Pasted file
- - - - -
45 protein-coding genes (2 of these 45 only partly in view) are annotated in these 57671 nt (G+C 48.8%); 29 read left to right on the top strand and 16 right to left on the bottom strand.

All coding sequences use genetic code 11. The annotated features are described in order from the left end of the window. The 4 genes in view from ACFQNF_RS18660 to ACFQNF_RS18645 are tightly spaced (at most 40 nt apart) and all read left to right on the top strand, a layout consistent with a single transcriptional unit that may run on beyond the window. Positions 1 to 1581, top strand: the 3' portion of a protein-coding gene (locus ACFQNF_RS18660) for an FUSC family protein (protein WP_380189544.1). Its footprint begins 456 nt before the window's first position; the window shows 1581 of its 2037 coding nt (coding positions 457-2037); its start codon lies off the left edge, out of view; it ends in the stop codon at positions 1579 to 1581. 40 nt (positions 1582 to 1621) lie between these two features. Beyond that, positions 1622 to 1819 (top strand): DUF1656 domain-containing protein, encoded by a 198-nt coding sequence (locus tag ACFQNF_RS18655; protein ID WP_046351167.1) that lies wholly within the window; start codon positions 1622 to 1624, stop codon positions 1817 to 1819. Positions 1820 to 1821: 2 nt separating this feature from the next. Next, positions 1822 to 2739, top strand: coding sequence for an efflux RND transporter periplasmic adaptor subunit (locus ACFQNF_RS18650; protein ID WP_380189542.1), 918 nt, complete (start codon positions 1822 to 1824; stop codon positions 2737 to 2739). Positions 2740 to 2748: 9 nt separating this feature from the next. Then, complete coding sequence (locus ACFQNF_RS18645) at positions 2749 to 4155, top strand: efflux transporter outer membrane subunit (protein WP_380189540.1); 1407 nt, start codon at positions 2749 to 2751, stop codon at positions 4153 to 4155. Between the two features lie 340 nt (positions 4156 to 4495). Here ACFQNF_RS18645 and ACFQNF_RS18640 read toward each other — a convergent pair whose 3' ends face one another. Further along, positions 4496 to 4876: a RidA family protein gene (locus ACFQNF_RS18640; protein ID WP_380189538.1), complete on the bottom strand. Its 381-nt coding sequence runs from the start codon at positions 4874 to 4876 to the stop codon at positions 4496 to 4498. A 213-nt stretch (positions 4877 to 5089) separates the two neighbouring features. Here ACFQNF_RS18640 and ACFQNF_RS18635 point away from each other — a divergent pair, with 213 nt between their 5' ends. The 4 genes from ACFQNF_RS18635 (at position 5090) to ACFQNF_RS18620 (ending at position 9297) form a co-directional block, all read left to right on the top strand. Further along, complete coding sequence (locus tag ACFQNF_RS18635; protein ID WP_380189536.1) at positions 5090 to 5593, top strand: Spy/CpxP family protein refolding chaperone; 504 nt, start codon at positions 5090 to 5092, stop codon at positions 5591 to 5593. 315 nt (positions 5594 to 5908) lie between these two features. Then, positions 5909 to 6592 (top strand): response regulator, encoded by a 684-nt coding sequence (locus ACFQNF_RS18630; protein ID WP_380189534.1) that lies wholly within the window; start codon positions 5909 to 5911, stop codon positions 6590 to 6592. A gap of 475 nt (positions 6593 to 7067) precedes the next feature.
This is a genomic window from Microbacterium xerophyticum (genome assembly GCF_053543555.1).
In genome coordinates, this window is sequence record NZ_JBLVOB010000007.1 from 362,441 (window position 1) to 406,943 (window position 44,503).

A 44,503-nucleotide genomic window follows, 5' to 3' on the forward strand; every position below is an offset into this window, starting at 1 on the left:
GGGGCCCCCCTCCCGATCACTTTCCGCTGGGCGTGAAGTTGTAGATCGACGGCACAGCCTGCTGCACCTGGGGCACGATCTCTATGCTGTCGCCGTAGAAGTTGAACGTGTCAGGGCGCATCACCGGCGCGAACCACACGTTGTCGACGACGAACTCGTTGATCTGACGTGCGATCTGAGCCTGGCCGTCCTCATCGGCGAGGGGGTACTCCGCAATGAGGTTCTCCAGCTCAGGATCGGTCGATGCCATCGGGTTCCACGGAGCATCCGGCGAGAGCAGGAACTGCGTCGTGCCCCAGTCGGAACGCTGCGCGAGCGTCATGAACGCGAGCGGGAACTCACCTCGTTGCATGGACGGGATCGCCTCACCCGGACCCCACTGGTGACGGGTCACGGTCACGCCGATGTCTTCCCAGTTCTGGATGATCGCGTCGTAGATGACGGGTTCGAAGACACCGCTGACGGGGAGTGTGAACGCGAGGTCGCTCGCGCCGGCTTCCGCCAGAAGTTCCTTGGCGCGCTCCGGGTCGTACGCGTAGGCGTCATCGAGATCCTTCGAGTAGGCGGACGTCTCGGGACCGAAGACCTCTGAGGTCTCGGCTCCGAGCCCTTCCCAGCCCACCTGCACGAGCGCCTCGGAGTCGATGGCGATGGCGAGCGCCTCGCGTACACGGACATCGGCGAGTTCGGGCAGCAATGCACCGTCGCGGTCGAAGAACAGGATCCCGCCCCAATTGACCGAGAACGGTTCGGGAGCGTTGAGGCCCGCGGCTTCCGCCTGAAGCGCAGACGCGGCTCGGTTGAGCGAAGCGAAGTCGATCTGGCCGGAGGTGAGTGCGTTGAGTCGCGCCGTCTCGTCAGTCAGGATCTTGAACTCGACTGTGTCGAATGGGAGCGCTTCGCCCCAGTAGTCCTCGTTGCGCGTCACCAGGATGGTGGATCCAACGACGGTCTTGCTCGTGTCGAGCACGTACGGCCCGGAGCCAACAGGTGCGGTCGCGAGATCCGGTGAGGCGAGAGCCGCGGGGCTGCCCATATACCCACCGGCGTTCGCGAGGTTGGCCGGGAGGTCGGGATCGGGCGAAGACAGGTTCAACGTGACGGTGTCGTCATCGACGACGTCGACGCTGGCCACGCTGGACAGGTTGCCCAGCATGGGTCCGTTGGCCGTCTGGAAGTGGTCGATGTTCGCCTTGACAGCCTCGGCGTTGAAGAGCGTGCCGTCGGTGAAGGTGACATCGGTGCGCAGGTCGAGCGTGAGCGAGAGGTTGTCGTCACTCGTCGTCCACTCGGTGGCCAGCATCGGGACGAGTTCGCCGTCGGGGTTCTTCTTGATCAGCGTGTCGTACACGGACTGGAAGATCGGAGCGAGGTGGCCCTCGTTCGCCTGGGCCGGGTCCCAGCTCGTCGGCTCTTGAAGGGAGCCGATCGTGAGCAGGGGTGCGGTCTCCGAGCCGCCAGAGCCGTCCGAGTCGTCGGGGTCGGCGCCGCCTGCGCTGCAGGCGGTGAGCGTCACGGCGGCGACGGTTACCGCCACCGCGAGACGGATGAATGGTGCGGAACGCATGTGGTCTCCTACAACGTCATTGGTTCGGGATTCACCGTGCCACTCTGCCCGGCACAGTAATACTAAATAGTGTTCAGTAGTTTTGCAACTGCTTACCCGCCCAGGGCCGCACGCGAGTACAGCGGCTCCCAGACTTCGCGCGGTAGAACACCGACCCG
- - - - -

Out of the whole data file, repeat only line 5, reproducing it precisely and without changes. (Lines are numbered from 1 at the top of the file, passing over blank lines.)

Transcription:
A 44,503-nucleotide genomic window follows, 5' to 3' on the forward strand; every position below is an offset into this window, starting at 1 on the left: